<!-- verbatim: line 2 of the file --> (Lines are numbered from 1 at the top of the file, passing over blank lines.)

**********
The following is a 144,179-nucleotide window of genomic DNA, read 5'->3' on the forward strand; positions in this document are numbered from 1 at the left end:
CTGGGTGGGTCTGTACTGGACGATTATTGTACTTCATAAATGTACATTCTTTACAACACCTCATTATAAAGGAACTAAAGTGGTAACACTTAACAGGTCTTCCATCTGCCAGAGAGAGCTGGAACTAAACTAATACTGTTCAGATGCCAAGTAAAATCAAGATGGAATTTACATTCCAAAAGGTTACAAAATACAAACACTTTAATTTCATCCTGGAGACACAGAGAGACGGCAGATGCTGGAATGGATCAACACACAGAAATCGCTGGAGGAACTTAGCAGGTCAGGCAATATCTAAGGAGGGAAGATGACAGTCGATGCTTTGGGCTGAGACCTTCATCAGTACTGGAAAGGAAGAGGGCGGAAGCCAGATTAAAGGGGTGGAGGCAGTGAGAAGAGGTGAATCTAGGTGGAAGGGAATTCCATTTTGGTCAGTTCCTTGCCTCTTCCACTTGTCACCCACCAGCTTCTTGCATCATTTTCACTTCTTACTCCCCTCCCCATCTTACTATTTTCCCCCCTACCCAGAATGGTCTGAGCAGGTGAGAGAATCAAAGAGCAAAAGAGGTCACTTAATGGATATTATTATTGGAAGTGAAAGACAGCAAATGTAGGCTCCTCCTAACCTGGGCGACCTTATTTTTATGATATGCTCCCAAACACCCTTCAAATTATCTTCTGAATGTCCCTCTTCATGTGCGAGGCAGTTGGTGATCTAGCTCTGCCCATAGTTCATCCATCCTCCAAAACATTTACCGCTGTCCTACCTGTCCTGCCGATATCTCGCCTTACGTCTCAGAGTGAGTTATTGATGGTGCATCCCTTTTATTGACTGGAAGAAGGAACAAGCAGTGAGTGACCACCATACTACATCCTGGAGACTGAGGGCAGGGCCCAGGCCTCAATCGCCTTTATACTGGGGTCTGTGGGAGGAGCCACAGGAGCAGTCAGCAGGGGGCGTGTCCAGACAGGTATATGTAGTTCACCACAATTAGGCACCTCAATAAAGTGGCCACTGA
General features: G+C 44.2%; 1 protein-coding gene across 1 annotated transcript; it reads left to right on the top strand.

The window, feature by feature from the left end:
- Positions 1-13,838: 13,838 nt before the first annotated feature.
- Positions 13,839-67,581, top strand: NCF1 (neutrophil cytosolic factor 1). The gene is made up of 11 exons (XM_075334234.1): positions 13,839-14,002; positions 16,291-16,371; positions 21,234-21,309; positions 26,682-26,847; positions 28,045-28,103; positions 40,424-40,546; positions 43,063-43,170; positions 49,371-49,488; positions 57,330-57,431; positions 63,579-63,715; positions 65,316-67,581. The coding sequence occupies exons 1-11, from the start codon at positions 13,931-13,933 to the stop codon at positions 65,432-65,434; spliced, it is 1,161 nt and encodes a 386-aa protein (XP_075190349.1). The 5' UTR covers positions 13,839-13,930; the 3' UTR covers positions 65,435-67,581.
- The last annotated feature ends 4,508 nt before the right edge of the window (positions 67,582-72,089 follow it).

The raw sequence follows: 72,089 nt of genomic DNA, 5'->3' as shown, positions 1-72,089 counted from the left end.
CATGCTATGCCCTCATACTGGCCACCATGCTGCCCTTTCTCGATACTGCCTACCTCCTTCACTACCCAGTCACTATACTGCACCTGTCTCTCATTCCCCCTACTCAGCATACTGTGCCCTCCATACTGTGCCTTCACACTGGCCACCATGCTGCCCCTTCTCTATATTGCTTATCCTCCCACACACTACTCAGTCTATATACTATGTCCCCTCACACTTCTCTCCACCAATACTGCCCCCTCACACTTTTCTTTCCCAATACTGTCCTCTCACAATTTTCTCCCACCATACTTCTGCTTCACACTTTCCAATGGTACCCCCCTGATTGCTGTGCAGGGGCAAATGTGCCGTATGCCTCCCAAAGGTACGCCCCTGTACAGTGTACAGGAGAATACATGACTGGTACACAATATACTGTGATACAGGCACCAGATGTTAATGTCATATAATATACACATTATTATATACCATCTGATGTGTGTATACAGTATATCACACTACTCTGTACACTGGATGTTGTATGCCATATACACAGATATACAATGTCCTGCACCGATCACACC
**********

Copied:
CTGGGTGGGTCTGTACTGGACGATTATTGTACTTCATAAATGTACATTCTTTACAACACCTCATTATAAAGGAACTAAAGTGGTAACACTTAACAGGTCTTCCATCTGCCAGAGAGAGCTGGAACTAAACTAATACTGTTCAGATGCCAAGTAAAATCAAGATGGAATTTACATTCCAAAAGGTTACAAAATACAAACACTTTAATTTCATCCTGGAGACACAGAGAGACGGCAGATGCTGGAATGGATCAACACACAGAAATCGCTGGAGGAACTTAGCAGGTCAGGCAATATCTAAGGAGGGAAGATGACAGTCGATGCTTTGGGCTGAGACCTTCATCAGTACTGGAAAGGAAGAGGGCGGAAGCCAGATTAAAGGGGTGGAGGCAGTGAGAAGAGGTGAATCTAGGTGGAAGGGAATTCCATTTTGGTCAGTTCCTTGCCTCTTCCACTTGTCACCCACCAGCTTCTTGCATCATTTTCACTTCTTACTCCCCTCCCCATCTTACTATTTTCCCCCCTACCCAGAATGGTCTGAGCAGGTGAGAGAATCAAAGAGCAAAAGAGGTCACTTAATGGATATTATTATTGGAAGTGAAAGACAGCAAATGTAGGCTCCTCCTAACCTGGGCGACCTTATTTTTATGATATGCTCCCAAACACCCTTCAAATTATCTTCTGAATGTCCCTCTTCATGTGCGAGGCAGTTGGTGATCTAGCTCTGCCCATAGTTCATCCATCCTCCAAAACATTTACCGCTGTCCTACCTGTCCTGCCGATATCTCGCCTTACGTCTCAGAGTGAGTTATTGATGGTGCATCCCTTTTATTGACTGGAAGAAGGAACAAGCAGTGAGTGACCACCATACTACATCCTGGAGACTGAGGGCAGGGCCCAGGCCTCAATCGCCTTTATACTGGGGTCTGTGGGAGGAGCCACAGGAGCAGTCAGCAGGGGGCGTGTCCAGACAGGTATATGTAGTTCACCACAATTAGGCACCTCAATAAAGTGGCCACTGA